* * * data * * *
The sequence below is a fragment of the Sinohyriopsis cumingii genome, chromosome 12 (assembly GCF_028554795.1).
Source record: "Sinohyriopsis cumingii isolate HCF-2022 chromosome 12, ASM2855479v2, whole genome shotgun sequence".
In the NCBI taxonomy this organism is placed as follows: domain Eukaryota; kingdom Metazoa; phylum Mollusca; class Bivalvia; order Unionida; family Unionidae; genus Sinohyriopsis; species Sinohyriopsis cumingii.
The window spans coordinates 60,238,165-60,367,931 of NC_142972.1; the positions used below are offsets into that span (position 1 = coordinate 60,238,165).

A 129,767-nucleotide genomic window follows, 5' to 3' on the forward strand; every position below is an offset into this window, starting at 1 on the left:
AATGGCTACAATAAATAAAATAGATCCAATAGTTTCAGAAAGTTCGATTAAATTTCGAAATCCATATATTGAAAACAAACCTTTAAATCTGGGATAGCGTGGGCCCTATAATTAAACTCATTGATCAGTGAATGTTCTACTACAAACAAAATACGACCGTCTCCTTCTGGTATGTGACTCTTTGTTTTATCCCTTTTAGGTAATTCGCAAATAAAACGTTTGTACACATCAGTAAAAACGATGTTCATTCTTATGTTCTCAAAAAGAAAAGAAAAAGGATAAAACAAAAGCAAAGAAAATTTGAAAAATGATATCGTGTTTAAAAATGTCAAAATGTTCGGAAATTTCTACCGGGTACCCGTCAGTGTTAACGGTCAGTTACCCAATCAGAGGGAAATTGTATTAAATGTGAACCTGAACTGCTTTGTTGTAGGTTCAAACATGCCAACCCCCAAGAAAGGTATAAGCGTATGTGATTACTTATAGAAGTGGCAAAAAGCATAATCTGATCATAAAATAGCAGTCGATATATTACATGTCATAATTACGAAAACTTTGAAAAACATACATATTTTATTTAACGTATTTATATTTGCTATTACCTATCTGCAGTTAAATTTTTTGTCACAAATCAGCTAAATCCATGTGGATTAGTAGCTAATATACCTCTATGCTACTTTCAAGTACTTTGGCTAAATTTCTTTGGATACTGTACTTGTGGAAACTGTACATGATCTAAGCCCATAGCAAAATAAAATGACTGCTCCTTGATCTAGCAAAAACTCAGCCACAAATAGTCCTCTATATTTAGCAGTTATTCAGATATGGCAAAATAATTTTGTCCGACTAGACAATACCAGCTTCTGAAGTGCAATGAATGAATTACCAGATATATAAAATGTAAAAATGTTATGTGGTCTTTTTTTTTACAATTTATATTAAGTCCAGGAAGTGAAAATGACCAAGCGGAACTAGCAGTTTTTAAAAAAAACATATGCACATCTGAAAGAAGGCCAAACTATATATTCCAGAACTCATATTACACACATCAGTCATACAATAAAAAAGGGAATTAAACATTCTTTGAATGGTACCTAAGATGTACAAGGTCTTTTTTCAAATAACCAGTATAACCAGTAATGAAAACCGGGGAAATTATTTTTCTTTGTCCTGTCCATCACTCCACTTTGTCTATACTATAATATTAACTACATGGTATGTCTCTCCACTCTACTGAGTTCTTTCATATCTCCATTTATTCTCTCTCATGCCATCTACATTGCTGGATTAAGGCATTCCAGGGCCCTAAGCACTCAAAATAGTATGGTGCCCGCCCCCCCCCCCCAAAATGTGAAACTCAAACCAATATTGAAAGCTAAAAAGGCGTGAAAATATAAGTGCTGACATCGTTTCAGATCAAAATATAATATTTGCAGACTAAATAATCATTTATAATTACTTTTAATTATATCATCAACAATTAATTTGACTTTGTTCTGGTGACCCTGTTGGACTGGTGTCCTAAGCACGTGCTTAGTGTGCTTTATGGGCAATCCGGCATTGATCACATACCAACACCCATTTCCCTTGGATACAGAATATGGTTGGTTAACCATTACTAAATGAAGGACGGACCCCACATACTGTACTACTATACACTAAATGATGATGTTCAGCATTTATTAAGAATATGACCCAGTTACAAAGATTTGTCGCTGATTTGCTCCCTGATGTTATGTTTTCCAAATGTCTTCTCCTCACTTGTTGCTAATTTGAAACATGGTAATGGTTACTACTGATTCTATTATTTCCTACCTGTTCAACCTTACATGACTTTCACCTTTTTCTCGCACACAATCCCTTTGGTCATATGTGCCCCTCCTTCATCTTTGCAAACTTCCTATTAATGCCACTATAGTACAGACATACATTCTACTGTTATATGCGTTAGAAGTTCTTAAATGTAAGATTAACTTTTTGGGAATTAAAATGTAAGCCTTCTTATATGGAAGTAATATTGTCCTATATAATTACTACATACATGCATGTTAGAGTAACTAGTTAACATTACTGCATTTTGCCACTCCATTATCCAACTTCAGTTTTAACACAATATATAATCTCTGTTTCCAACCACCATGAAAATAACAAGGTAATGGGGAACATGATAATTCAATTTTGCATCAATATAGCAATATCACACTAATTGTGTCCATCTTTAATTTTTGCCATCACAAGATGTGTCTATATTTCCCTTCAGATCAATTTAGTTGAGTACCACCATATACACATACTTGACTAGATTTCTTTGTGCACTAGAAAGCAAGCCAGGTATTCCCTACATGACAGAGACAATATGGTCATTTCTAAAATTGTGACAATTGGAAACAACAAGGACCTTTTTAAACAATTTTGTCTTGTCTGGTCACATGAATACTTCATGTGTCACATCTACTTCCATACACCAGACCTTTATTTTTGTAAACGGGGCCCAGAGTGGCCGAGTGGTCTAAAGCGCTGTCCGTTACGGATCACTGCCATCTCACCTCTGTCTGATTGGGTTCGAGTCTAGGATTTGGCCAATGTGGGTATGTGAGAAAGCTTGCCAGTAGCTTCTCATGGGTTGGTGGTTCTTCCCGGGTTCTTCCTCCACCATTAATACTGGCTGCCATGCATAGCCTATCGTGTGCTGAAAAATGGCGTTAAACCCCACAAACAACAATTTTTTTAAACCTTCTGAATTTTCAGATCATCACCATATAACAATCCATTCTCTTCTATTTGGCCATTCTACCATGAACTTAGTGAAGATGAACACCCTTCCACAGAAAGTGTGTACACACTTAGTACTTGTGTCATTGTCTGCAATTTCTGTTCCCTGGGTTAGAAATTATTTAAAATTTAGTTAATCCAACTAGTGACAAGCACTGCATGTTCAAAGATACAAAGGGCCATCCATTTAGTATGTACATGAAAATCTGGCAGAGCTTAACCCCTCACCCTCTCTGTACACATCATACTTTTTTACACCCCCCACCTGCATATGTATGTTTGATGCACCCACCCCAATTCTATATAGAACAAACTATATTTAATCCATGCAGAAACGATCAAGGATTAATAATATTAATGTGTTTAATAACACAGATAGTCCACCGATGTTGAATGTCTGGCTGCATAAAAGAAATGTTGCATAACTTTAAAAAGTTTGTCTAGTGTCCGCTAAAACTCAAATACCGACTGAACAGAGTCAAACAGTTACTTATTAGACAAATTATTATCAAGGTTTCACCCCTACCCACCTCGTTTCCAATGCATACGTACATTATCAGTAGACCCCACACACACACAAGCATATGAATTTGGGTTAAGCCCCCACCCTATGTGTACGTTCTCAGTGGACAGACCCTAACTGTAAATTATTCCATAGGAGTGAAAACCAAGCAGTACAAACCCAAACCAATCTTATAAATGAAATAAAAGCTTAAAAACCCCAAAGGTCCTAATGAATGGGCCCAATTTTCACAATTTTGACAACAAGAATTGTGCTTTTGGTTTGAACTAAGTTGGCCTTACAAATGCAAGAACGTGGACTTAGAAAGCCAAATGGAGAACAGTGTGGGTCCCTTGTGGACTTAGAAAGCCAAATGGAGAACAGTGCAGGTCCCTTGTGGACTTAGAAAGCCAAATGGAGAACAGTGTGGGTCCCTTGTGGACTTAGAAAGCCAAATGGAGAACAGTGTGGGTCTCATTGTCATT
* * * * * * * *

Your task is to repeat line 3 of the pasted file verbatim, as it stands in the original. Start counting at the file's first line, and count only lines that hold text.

In the NCBI taxonomy this organism is placed as follows: domain Eukaryota; kingdom Metazoa; phylum Mollusca; class Bivalvia; order Unionida; family Unionidae; genus Sinohyriopsis; species Sinohyriopsis cumingii.